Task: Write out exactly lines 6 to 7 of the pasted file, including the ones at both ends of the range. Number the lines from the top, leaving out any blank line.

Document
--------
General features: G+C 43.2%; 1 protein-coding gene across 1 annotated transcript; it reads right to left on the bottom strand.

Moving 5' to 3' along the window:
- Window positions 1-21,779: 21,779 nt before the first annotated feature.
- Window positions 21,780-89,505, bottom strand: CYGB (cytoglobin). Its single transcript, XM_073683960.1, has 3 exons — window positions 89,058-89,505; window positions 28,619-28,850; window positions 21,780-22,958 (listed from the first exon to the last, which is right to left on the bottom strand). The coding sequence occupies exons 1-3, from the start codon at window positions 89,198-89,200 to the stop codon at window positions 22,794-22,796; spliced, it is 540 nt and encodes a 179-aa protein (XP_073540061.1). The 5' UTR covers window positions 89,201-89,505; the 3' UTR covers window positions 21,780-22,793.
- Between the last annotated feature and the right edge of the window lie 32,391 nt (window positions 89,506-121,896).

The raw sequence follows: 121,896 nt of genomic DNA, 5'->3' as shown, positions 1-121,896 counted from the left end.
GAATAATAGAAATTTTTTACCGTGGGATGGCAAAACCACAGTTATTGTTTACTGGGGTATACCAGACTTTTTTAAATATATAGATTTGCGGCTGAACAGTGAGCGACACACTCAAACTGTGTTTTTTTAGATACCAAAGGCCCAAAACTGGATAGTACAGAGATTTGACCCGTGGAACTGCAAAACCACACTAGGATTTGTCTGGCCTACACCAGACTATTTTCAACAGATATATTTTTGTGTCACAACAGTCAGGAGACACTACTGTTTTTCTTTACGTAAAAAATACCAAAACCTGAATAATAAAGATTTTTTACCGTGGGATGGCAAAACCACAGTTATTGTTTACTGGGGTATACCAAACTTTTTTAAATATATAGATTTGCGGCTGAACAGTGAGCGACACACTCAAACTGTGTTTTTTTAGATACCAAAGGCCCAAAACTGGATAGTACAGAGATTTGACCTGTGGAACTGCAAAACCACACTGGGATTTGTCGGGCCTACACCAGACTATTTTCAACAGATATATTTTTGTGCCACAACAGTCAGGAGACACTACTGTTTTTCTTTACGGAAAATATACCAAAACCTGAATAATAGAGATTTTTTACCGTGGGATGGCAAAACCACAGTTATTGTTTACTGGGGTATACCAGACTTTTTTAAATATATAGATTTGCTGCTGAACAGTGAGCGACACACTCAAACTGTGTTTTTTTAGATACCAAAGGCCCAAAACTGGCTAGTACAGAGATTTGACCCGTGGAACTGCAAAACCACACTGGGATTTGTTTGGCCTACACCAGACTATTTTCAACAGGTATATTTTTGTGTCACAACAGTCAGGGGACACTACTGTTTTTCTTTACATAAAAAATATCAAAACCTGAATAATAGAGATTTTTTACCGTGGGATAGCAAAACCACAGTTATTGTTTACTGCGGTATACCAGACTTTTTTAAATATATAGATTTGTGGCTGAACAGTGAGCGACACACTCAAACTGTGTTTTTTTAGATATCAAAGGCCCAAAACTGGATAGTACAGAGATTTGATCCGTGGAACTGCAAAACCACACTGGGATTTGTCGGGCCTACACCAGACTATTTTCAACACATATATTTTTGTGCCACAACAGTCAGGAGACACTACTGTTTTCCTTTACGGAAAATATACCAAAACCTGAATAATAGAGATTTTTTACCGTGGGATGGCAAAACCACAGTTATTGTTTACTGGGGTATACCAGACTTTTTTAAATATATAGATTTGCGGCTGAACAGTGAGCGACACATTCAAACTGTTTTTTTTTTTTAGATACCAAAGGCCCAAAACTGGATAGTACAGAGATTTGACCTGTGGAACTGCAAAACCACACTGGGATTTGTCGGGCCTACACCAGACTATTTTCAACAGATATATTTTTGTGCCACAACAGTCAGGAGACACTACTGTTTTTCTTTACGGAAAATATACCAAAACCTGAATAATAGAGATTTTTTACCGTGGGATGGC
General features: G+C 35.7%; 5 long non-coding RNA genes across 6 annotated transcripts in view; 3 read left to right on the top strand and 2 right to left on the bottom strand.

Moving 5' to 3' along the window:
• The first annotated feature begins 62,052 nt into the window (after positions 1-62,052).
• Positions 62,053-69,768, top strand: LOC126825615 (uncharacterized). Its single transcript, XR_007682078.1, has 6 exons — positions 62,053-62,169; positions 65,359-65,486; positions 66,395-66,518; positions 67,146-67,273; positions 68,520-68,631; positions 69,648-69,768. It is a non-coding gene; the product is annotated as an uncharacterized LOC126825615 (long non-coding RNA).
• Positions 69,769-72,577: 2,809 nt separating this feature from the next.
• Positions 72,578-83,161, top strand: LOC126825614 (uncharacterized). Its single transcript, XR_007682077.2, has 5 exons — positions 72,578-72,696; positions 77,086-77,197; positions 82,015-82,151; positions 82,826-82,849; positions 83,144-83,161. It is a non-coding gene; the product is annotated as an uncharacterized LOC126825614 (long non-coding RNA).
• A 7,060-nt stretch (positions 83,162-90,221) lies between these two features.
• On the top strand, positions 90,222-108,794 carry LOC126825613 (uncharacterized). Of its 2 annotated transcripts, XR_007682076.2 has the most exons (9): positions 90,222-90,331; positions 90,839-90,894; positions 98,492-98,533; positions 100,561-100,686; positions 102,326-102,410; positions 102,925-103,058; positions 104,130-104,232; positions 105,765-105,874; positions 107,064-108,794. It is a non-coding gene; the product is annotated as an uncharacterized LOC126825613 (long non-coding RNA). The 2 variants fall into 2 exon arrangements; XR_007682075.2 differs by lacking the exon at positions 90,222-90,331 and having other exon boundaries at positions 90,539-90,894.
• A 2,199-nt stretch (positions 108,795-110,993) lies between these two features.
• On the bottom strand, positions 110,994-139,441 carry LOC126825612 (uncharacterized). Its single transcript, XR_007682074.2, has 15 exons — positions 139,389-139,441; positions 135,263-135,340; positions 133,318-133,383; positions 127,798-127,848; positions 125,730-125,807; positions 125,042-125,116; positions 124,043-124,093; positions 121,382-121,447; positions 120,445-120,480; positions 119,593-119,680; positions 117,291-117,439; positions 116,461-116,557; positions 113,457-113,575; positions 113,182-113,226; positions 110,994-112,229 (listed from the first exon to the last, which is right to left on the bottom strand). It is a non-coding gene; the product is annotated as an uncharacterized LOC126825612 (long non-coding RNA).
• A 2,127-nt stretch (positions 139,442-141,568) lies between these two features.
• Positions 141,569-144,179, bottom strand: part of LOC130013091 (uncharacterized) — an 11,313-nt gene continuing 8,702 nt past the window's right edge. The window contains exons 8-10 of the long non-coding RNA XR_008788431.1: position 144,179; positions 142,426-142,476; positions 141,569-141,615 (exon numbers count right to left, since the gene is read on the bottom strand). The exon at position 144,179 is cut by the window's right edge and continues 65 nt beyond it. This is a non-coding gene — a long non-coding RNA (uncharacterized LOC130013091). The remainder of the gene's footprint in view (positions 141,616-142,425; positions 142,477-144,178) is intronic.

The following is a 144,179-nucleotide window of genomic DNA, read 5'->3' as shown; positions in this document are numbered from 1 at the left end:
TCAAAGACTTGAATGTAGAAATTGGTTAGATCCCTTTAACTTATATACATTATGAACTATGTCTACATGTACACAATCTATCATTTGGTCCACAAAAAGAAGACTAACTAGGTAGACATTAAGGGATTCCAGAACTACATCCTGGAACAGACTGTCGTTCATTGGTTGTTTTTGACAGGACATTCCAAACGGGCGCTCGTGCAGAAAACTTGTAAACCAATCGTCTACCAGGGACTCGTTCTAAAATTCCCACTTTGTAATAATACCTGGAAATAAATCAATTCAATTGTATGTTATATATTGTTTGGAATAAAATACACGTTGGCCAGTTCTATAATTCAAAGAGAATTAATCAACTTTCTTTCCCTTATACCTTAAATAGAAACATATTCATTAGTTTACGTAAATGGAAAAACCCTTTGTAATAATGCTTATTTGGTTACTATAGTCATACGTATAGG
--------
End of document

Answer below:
The raw sequence follows: 121,896 nt of genomic DNA, 5'->3' as shown, positions 1-121,896 counted from the left end.
GAATAATAGAAATTTTTTACCGTGGGATGGCAAAACCACAGTTATTGTTTACTGGGGTATACCAGACTTTTTTAAATATATAGATTTGCGGCTGAACAGTGAGCGACACACTCAAACTGTGTTTTTTTAGATACCAAAGGCCCAAAACTGGATAGTACAGAGATTTGACCCGTGGAACTGCAAAACCACACTAGGATTTGTCTGGCCTACACCAGACTATTTTCAACAGATATATTTTTGTGTCACAACAGTCAGGAGACACTACTGTTTTTCTTTACGTAAAAAATACCAAAACCTGAATAATAAAGATTTTTTACCGTGGGATGGCAAAACCACAGTTATTGTTTACTGGGGTATACCAAACTTTTTTAAATATATAGATTTGCGGCTGAACAGTGAGCGACACACTCAAACTGTGTTTTTTTAGATACCAAAGGCCCAAAACTGGATAGTACAGAGATTTGACCTGTGGAACTGCAAAACCACACTGGGATTTGTCGGGCCTACACCAGACTATTTTCAACAGATATATTTTTGTGCCACAACAGTCAGGAGACACTACTGTTTTTCTTTACGGAAAATATACCAAAACCTGAATAATAGAGATTTTTTACCGTGGGATGGCAAAACCACAGTTATTGTTTACTGGGGTATACCAGACTTTTTTAAATATATAGATTTGCTGCTGAACAGTGAGCGACACACTCAAACTGTGTTTTTTTAGATACCAAAGGCCCAAAACTGGCTAGTACAGAGATTTGACCCGTGGAACTGCAAAACCACACTGGGATTTGTTTGGCCTACACCAGACTATTTTCAACAGGTATATTTTTGTGTCACAACAGTCAGGGGACACTACTGTTTTTCTTTACATAAAAAATATCAAAACCTGAATAATAGAGATTTTTTACCGTGGGATAGCAAAACCACAGTTATTGTTTACTGCGGTATACCAGACTTTTTTAAATATATAGATTTGTGGCTGAACAGTGAGCGACACACTCAAACTGTGTTTTTTTAGATATCAAAGGCCCAAAACTGGATAGTACAGAGATTTGATCCGTGGAACTGCAAAACCACACTGGGATTTGTCGGGCCTACACCAGACTATTTTCAACACATATATTTTTGTGCCACAACAGTCAGGAGACACTACTGTTTTCCTTTACGGAAAATATACCAAAACCTGAATAATAGAGATTTTTTACCGTGGGATGGCAAAACCACAGTTATTGTTTACTGGGGTATACCAGACTTTTTTAAATATATAGATTTGCGGCTGAACAGTGAGCGACACATTCAAACTGTTTTTTTTTTTTAGATACCAAAGGCCCAAAACTGGATAGTACAGAGATTTGACCTGTGGAACTGCAAAACCACACTGGGATTTGTCGGGCCTACACCAGACTATTTTCAACAGATATATTTTTGTGCCACAACAGTCAGGAGACACTACTGTTTTTCTTTACGGAAAATATACCAAAACCTGAATAATAGAGATTTTTTACCGTGGGATGGC